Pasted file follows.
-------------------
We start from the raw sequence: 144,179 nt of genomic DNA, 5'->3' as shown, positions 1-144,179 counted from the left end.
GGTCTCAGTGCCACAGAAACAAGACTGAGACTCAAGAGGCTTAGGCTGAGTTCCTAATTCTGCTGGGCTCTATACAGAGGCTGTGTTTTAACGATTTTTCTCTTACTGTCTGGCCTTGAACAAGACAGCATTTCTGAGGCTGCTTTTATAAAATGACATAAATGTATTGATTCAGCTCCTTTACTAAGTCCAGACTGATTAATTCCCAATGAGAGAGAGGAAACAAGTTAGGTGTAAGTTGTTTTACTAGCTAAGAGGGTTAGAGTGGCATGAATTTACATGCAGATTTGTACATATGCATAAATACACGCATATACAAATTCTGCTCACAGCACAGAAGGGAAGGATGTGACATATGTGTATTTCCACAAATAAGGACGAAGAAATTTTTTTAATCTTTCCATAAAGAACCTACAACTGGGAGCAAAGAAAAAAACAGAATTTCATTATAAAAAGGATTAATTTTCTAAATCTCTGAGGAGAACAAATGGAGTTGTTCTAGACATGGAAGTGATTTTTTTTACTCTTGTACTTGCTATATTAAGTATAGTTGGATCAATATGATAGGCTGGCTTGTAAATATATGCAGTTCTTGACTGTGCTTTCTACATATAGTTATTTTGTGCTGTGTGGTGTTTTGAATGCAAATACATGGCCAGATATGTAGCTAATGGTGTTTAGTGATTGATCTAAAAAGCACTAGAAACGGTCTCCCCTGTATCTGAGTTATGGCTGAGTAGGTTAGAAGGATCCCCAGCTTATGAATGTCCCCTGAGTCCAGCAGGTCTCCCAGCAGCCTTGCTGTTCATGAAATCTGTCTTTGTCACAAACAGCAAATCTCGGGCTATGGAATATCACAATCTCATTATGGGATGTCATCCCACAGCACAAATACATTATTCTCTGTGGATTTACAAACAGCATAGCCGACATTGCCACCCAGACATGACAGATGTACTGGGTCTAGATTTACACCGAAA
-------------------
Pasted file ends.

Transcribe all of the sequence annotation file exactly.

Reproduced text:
We start from the raw sequence: 144,179 nt of genomic DNA, 5'->3' as shown, positions 1-144,179 counted from the left end.
GGTCTCAGTGCCACAGAAACAAGACTGAGACTCAAGAGGCTTAGGCTGAGTTCCTAATTCTGCTGGGCTCTATACAGAGGCTGTGTTTTAACGATTTTTCTCTTACTGTCTGGCCTTGAACAAGACAGCATTTCTGAGGCTGCTTTTATAAAATGACATAAATGTATTGATTCAGCTCCTTTACTAAGTCCAGACTGATTAATTCCCAATGAGAGAGAGGAAACAAGTTAGGTGTAAGTTGTTTTACTAGCTAAGAGGGTTAGAGTGGCATGAATTTACATGCAGATTTGTACATATGCATAAATACACGCATATACAAATTCTGCTCACAGCACAGAAGGGAAGGATGTGACATATGTGTATTTCCACAAATAAGGACGAAGAAATTTTTTTAATCTTTCCATAAAGAACCTACAACTGGGAGCAAAGAAAAAAACAGAATTTCATTATAAAAAGGATTAATTTTCTAAATCTCTGAGGAGAACAAATGGAGTTGTTCTAGACATGGAAGTGATTTTTTTTACTCTTGTACTTGCTATATTAAGTATAGTTGGATCAATATGATAGGCTGGCTTGTAAATATATGCAGTTCTTGACTGTGCTTTCTACATATAGTTATTTTGTGCTGTGTGGTGTTTTGAATGCAAATACATGGCCAGATATGTAGCTAATGGTGTTTAGTGATTGATCTAAAAAGCACTAGAAACGGTCTCCCCTGTATCTGAGTTATGGCTGAGTAGGTTAGAAGGATCCCCAGCTTATGAATGTCCCCTGAGTCCAGCAGGTCTCCCAGCAGCCTTGCTGTTCATGAAATCTGTCTTTGTCACAAACAGCAAATCTCGGGCTATGGAATATCACAATCTCATTATGGGATGTCATCCCACAGCACAAATACATTATTCTCTGTGGATTTACAAACAGCATAGCCGACATTGCCACCCAGACATGACAGATGTACTGGGTCTAGATTTACACCGAAA